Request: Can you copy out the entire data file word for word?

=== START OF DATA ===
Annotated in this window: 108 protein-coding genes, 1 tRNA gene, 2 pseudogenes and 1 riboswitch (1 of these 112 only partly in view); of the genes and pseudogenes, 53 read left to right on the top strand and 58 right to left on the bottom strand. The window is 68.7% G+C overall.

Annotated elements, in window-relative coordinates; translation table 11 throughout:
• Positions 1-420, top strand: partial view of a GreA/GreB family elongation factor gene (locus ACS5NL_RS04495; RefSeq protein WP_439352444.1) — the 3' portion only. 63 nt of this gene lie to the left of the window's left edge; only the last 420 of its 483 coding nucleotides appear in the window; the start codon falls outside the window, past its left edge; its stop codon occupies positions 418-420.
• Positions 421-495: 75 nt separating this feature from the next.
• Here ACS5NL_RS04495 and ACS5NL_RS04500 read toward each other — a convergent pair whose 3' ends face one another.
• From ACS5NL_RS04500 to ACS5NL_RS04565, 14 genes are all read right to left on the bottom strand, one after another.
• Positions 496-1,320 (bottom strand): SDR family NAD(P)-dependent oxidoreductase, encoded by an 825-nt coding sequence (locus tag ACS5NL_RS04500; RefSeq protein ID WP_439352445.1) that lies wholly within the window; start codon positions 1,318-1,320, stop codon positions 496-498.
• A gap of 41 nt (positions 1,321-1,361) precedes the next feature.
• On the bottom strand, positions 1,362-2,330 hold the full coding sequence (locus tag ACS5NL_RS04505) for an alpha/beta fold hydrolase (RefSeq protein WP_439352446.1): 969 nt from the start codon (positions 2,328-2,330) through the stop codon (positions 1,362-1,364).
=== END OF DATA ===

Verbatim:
Annotated in this window: 108 protein-coding genes, 1 tRNA gene, 2 pseudogenes and 1 riboswitch (1 of these 112 only partly in view); of the genes and pseudogenes, 53 read left to right on the top strand and 58 right to left on the bottom strand. The window is 68.7% G+C overall.

Annotated elements, in window-relative coordinates; translation table 11 throughout:
• Positions 1-420, top strand: partial view of a GreA/GreB family elongation factor gene (locus ACS5NL_RS04495; RefSeq protein WP_439352444.1) — the 3' portion only. 63 nt of this gene lie to the left of the window's left edge; only the last 420 of its 483 coding nucleotides appear in the window; the start codon falls outside the window, past its left edge; its stop codon occupies positions 418-420.
• Positions 421-495: 75 nt separating this feature from the next.
• Here ACS5NL_RS04495 and ACS5NL_RS04500 read toward each other — a convergent pair whose 3' ends face one another.
• From ACS5NL_RS04500 to ACS5NL_RS04565, 14 genes are all read right to left on the bottom strand, one after another.
• Positions 496-1,320 (bottom strand): SDR family NAD(P)-dependent oxidoreductase, encoded by an 825-nt coding sequence (locus tag ACS5NL_RS04500; RefSeq protein ID WP_439352445.1) that lies wholly within the window; start codon positions 1,318-1,320, stop codon positions 496-498.
• A gap of 41 nt (positions 1,321-1,361) precedes the next feature.
• On the bottom strand, positions 1,362-2,330 hold the full coding sequence (locus tag ACS5NL_RS04505) for an alpha/beta fold hydrolase (RefSeq protein WP_439352446.1): 969 nt from the start codon (positions 2,328-2,330) through the stop codon (positions 1,362-1,364).